Li-Ion Ebike Battery Charge Charts

Whats an 80% charge on a 48v battery? on a 36v? 52v? These charts give answers to questions like these on all common ebike battery voltages.

Remember, ALL numeric charts show ballpark values that may be numerically correct, but no generic chart can match your individual cell characteristics, your pack’s age or its chemistry.  Bottom line:  imperfect charts like this are still good baseline references.  Use these and teach yourself how to read the voltage gauge on your display screen.

Quite some time ago, I produced a series of charge status charts for a variety of common lithium-ion battery voltages.  They’ve become a fairly common link to help folks out on various Facebook groups who use these battery voltages in their ebikes.

I built them using Google Sheets, so they are not web pages, which I suppose has kept them from being widely linked in search engine results when people are looking at such things.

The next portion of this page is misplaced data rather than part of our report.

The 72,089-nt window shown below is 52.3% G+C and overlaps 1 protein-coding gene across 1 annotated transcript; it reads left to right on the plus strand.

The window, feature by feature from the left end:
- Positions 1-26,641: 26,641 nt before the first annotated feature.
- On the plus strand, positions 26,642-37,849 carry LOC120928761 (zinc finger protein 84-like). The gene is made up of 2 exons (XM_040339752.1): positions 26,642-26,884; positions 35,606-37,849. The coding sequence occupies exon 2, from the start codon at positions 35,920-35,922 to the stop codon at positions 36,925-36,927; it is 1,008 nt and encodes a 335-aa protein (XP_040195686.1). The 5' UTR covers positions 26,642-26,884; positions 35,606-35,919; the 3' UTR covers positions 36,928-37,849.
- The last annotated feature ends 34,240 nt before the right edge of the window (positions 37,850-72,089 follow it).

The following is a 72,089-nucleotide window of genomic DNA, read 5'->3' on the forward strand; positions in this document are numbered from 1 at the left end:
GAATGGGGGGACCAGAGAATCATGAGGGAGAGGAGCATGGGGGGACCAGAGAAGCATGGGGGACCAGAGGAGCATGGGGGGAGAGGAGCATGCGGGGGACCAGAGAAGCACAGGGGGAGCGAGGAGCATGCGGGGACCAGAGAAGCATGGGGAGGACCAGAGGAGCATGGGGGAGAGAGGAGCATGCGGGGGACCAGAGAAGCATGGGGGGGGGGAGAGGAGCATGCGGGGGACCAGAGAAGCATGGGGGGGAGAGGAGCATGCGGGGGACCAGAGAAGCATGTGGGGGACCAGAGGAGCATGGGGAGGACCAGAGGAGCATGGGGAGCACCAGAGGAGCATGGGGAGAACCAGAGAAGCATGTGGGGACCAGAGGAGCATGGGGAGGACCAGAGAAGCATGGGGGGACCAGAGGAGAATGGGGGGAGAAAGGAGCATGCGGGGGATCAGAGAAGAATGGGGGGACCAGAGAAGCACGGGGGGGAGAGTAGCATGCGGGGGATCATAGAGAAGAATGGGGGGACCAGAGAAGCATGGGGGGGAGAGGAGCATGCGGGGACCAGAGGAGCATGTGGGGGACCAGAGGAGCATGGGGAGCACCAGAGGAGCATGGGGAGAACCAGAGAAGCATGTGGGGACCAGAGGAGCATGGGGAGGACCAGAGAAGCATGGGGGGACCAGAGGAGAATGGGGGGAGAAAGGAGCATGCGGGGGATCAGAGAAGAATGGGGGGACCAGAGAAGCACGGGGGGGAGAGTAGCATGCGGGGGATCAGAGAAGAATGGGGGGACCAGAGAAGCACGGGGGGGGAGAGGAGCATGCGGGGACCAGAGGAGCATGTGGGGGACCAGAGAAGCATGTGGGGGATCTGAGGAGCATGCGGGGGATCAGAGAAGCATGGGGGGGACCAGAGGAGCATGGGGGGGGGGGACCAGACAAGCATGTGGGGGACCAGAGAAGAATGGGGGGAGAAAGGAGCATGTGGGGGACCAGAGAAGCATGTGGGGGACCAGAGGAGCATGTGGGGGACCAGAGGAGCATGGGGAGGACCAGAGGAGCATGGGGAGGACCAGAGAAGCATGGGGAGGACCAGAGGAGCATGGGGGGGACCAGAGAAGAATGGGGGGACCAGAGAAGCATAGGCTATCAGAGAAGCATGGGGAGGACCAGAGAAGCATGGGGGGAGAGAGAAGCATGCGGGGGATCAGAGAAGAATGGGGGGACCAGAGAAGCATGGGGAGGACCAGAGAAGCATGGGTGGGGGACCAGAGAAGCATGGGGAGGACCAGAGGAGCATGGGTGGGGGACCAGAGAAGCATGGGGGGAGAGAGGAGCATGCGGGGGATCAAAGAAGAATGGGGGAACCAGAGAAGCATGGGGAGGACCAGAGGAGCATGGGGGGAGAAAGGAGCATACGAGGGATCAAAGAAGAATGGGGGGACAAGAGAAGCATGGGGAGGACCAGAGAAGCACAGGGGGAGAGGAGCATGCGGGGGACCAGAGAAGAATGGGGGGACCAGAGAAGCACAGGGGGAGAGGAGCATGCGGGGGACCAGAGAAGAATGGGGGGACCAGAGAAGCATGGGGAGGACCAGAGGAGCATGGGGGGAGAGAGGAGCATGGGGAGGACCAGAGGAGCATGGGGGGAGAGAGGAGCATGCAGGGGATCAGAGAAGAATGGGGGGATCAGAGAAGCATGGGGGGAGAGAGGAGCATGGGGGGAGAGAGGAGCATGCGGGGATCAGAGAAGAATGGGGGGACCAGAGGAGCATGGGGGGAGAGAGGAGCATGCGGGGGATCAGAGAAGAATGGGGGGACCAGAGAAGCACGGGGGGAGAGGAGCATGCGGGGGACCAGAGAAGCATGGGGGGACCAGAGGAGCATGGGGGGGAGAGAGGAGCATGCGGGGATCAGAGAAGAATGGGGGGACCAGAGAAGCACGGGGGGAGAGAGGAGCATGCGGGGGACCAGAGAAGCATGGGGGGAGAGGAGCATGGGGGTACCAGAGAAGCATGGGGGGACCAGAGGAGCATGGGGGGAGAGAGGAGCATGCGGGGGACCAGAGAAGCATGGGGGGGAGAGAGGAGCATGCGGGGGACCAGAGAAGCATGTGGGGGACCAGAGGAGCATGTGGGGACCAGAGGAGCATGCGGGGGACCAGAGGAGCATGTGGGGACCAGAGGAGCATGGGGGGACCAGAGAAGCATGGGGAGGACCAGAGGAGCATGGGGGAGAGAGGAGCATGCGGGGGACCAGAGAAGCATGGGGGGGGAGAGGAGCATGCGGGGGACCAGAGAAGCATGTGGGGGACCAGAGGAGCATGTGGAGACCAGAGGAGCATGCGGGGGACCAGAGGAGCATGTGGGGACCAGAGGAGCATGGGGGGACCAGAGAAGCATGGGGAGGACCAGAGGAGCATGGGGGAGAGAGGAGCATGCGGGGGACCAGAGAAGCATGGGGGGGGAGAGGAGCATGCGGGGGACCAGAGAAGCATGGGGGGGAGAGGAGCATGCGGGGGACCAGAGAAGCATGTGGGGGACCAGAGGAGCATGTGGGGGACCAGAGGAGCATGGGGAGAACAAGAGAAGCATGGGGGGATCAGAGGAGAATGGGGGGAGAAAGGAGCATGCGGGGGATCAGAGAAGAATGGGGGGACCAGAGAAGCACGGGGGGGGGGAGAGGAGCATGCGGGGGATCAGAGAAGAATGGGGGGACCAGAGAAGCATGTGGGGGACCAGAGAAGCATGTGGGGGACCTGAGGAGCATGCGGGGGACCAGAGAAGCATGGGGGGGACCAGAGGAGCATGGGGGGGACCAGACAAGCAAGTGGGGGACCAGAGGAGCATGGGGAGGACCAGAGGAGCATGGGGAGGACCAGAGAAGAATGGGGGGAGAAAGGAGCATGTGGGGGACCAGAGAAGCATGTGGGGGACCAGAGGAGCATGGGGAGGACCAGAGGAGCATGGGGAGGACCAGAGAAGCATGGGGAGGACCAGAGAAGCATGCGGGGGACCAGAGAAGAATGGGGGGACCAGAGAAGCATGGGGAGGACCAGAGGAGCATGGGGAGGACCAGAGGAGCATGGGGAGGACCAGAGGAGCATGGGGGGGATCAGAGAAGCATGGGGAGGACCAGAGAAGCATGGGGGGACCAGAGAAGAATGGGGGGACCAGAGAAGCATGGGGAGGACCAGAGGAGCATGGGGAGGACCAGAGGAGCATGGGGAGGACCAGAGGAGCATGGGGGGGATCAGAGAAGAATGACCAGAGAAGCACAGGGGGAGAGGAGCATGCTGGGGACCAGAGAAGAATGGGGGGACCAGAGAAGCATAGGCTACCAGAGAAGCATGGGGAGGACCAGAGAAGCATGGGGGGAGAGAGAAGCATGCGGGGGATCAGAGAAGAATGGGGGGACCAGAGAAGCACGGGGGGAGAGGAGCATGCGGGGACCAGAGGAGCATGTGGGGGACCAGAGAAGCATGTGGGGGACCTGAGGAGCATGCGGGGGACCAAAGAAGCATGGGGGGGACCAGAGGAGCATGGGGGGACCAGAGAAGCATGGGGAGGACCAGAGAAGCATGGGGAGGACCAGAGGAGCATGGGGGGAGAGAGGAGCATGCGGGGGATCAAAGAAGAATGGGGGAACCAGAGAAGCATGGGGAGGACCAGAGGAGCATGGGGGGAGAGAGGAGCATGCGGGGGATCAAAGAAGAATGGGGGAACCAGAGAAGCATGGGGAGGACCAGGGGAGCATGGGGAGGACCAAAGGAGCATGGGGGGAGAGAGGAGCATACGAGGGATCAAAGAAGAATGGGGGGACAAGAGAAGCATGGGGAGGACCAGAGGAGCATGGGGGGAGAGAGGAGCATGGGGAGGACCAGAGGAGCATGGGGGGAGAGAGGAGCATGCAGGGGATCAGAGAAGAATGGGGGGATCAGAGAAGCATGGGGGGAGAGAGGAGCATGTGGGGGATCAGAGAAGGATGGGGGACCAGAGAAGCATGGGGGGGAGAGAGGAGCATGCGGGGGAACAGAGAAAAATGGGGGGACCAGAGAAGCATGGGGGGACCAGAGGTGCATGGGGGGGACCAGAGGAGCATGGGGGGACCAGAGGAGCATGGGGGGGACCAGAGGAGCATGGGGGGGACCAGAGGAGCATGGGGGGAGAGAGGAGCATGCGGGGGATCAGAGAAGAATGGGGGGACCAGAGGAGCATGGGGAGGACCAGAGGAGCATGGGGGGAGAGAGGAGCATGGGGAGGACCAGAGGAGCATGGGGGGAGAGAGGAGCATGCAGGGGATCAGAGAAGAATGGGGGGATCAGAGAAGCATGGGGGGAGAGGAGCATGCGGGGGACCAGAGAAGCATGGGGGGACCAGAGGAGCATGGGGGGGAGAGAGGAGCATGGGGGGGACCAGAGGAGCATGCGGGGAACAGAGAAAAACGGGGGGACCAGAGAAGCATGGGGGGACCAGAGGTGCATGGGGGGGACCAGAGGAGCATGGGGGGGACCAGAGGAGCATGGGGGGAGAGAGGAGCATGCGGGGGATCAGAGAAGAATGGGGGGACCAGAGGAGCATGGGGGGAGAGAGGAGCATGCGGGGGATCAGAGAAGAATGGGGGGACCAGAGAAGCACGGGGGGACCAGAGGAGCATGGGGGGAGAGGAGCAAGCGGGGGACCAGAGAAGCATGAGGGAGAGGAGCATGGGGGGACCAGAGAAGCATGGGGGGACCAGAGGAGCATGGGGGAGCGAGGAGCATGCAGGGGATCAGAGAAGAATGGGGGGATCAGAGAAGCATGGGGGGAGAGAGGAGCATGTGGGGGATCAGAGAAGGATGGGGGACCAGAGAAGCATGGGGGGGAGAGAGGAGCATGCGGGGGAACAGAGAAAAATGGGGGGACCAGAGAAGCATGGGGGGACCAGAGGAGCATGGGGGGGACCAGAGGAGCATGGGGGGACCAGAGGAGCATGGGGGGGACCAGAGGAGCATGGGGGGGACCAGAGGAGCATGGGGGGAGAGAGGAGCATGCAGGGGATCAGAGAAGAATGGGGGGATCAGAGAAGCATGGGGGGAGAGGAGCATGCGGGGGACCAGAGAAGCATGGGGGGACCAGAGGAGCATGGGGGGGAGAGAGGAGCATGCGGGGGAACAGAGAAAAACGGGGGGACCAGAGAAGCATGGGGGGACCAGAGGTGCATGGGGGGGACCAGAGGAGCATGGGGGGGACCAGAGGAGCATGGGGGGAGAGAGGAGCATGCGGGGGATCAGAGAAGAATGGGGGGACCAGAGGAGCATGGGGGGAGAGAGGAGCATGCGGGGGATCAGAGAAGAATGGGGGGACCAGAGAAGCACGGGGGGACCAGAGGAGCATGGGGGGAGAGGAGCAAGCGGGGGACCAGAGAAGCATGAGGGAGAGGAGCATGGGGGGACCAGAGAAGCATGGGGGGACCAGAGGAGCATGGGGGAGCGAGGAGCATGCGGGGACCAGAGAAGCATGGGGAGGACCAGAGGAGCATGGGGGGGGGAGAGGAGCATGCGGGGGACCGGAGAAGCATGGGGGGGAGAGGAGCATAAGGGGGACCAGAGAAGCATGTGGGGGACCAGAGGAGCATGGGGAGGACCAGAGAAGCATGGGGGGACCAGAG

Here for the first time are direct links to the charts on a normal web page.

36 Volt (10S) Battery Charge Chart

The first link is to the lowest voltage:  36v.  Generally this is the lowest voltage you will find on a modern, commercial ebike.  Note that its called ’36 volt’ but really that is the ‘nominal’ value.  A 36v battery is actually fully charged when it is at 42.0 volts.

Click on the image above to be taken to the actual 36-volt battery charge chart.

48 Volt (13S) Battery Charge Chart

The next common size is 48v.  These batteries are fully charged at 54.6 volts.

Click on the image above to be taken to the actual 48-volt battery charge chart.

52 Volt (14S) Battery Charge Chart

The next battery voltage is 52v and very common.  52v batteries will work on systems designed for 48v, and why is easier to understand when you become aware that a ’48v’ battery really tops out at over 54 volts.  A ’52v’ battery tops out at 58.8v, so it essentially lets you use a 48v system for a longer time at higher voltage levels that it is already designed to utilize.

Take a guess what you are supposed to do to see the 52-volt battery charge chart.

60 Volt (16S) Battery Charge Chart